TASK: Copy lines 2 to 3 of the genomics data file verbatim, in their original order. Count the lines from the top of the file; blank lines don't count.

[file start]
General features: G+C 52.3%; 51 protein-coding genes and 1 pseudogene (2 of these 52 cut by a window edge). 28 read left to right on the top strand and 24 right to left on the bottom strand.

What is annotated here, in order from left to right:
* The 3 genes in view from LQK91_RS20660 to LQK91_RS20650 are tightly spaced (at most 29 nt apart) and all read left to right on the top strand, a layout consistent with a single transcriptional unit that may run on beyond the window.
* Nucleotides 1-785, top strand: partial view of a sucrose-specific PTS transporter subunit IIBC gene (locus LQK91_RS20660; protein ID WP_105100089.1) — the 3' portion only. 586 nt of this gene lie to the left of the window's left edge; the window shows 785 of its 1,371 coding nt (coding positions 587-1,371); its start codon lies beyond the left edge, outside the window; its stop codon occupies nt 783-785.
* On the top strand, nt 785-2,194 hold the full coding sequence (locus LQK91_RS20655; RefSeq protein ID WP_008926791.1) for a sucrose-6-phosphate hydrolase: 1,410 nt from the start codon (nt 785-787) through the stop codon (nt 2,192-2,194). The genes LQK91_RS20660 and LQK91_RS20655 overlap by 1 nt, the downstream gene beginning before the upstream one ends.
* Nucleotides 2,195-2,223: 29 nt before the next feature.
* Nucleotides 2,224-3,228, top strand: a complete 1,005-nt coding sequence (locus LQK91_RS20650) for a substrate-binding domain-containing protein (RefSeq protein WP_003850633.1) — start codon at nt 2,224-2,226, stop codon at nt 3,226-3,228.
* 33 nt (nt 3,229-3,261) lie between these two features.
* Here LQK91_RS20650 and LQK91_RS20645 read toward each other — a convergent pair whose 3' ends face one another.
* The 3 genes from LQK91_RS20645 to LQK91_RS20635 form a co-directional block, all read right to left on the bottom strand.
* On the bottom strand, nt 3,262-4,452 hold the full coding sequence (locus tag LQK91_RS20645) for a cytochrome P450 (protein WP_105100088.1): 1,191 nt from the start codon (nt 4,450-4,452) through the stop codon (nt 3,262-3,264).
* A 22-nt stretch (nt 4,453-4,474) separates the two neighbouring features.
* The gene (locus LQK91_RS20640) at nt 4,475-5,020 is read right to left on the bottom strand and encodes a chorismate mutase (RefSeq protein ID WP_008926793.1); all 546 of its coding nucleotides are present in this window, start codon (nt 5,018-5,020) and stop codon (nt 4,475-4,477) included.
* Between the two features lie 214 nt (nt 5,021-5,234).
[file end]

What is annotated here, in order from left to right:
* The 3 genes in view from LQK91_RS20660 to LQK91_RS20650 are tightly spaced (at most 29 nt apart) and all read left to right on the top strand, a layout consistent with a single transcriptional unit that may run on beyond the window.